Many of our medicines originate in plants. But we’re not the only ones who tap into nature. There’s increasing evidence that some animals seek out specific plants for their medicinal qualities. A new study shows that monarch butterflies may be among them.
Monarch butterflies—famous for their U.S.–Mexico migration—feed on dozens of species of milkweed. Some milkweeds have a higher concentration of chemicals called cardenolides, which make the butterflies toxic to predators. Research had focused on whether the monarc’s chose different milkweeds to hurt their enemies.
But Emory University’s Jaap de Roode wondered if the choice might be related to a parasite that’s passed from mother to offspring, with fatal results: “What we do find is that the monarchs prefer to lay their eggs on the medicinal species when they are infected. However, when they are not infected with the parasite, they do not prefer this species over this one, they lay their eggs equally between these two species. So somehow they know that they’re infected and they know what to do about it.” The research was published in the journal Ecology Letters. [Thierry Lefèvre et al., "Evidence for trans-generational medication in nature"]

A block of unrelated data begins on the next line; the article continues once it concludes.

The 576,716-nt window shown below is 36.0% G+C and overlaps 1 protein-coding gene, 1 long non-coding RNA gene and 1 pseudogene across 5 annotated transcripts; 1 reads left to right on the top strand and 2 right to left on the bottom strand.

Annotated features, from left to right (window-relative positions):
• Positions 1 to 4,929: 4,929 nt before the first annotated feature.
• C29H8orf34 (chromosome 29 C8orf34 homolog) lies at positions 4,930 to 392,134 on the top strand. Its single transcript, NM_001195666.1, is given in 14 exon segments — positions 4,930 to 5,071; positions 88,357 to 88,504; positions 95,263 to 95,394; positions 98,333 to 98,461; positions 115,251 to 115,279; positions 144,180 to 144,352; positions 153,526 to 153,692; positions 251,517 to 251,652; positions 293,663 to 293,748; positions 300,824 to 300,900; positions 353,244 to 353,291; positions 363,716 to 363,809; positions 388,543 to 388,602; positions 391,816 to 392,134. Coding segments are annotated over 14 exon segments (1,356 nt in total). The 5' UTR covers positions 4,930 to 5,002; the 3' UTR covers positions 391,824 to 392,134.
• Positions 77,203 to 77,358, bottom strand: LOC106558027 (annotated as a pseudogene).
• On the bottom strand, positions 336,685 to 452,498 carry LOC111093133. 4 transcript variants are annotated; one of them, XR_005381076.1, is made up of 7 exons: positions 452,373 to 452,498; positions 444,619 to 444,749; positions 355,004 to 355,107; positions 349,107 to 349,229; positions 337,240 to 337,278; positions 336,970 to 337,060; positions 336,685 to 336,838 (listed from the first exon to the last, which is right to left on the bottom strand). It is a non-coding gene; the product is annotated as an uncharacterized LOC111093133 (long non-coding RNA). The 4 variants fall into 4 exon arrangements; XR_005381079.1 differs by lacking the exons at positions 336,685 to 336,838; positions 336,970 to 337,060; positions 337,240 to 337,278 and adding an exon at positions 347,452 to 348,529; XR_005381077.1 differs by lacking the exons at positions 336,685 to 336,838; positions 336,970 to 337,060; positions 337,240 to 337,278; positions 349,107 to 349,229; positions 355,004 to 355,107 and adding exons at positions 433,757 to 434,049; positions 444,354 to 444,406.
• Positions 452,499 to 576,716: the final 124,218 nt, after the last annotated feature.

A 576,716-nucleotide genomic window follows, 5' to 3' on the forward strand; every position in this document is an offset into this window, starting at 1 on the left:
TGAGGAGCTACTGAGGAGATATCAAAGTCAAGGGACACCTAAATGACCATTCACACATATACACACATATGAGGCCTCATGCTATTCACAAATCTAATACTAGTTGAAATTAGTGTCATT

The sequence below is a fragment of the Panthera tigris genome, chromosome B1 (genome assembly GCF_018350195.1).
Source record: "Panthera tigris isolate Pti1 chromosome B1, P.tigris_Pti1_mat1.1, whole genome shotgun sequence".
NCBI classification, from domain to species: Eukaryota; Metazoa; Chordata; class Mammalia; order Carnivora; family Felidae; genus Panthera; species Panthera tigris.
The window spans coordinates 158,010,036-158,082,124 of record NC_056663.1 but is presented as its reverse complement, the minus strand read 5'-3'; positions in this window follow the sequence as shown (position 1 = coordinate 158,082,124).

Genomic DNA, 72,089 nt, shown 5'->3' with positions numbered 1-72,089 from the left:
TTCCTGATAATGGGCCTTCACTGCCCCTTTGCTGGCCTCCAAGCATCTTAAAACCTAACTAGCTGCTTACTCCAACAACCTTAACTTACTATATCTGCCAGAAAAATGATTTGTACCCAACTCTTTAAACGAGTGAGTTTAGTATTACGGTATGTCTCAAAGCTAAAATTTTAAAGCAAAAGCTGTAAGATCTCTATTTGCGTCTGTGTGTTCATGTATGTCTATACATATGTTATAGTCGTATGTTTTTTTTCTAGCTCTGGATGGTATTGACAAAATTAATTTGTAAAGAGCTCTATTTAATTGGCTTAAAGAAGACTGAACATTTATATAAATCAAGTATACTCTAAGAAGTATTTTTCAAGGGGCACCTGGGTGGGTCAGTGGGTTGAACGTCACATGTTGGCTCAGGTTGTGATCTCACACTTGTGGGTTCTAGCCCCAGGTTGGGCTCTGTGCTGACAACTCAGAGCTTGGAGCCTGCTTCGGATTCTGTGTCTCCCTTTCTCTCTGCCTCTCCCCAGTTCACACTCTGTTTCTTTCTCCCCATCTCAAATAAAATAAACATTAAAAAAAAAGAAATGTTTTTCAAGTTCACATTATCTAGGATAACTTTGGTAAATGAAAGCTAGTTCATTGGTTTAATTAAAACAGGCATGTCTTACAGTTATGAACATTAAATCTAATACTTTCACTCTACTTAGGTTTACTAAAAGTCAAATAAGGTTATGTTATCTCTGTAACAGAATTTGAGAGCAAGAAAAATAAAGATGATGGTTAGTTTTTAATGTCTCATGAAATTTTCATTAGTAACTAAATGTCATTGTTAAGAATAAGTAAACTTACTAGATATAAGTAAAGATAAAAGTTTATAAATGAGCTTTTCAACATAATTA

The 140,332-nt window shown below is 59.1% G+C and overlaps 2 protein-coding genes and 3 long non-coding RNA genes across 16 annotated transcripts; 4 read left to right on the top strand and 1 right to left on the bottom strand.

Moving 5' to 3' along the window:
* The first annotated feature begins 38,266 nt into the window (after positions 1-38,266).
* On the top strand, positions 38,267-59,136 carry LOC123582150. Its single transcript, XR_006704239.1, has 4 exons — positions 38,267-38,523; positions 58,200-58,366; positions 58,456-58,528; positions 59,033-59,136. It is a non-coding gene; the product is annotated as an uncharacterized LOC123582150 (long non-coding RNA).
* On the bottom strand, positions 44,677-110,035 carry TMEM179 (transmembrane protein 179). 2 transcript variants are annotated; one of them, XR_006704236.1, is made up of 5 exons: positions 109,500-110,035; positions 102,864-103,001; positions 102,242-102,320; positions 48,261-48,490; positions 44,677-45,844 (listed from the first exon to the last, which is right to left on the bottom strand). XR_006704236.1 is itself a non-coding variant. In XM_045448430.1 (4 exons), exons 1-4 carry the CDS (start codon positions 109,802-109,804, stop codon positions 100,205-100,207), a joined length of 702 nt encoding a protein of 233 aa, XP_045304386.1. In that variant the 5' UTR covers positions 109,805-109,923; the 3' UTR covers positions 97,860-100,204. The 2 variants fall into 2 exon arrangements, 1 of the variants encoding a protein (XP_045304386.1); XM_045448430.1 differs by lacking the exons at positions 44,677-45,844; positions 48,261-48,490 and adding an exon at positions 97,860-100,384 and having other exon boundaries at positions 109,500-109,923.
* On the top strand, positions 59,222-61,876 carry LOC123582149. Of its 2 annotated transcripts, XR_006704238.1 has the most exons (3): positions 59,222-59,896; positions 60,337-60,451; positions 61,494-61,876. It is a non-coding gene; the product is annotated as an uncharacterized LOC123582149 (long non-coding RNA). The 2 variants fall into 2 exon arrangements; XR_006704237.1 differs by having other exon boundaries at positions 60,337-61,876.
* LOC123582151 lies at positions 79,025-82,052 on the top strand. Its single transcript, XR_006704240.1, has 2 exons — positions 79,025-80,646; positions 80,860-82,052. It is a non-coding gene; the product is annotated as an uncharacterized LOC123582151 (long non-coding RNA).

Co-author Mark Hunter notes that watching animal choices could offer clues about what plants might contain potential medicines for us.
[The above text is an exact transcript of this podcast.]
To watch an Emory University video interview with Jaap De Roode go to: http://tinyurl.com/3995m3u)